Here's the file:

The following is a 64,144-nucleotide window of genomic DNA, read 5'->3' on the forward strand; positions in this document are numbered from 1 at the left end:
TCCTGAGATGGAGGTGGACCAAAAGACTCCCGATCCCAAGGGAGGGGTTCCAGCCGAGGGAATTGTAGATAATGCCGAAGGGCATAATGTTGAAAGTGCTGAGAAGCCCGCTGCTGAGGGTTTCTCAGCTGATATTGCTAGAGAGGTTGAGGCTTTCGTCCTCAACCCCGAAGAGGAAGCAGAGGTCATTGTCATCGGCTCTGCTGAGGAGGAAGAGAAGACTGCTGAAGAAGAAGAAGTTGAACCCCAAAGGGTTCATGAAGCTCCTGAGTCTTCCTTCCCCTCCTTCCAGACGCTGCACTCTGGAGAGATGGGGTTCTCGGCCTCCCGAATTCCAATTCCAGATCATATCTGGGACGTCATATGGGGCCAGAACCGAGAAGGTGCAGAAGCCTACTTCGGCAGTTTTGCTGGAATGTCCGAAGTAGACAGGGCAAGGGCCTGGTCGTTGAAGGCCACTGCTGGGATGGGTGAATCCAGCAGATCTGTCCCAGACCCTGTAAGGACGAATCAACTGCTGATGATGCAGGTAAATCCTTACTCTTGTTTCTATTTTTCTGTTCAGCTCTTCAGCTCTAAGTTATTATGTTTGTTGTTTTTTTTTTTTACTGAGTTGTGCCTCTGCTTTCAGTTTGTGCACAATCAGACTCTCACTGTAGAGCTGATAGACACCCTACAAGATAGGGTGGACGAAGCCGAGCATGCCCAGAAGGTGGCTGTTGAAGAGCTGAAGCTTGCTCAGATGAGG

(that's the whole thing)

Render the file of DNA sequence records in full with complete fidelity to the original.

The following is a 64,144-nucleotide window of genomic DNA, read 5'->3' on the forward strand; positions in this document are numbered from 1 at the left end:
TCCTGAGATGGAGGTGGACCAAAAGACTCCCGATCCCAAGGGAGGGGTTCCAGCCGAGGGAATTGTAGATAATGCCGAAGGGCATAATGTTGAAAGTGCTGAGAAGCCCGCTGCTGAGGGTTTCTCAGCTGATATTGCTAGAGAGGTTGAGGCTTTCGTCCTCAACCCCGAAGAGGAAGCAGAGGTCATTGTCATCGGCTCTGCTGAGGAGGAAGAGAAGACTGCTGAAGAAGAAGAAGTTGAACCCCAAAGGGTTCATGAAGCTCCTGAGTCTTCCTTCCCCTCCTTCCAGACGCTGCACTCTGGAGAGATGGGGTTCTCGGCCTCCCGAATTCCAATTCCAGATCATATCTGGGACGTCATATGGGGCCAGAACCGAGAAGGTGCAGAAGCCTACTTCGGCAGTTTTGCTGGAATGTCCGAAGTAGACAGGGCAAGGGCCTGGTCGTTGAAGGCCACTGCTGGGATGGGTGAATCCAGCAGATCTGTCCCAGACCCTGTAAGGACGAATCAACTGCTGATGATGCAGGTAAATCCTTACTCTTGTTTCTATTTTTCTGTTCAGCTCTTCAGCTCTAAGTTATTATGTTTGTTGTTTTTTTTTTTTACTGAGTTGTGCCTCTGCTTTCAGTTTGTGCACAATCAGACTCTCACTGTAGAGCTGATAGACACCCTACAAGATAGGGTGGACGAAGCCGAGCATGCCCAGAAGGTGGCTGTTGAAGAGCTGAAGCTTGCTCAGATGAGG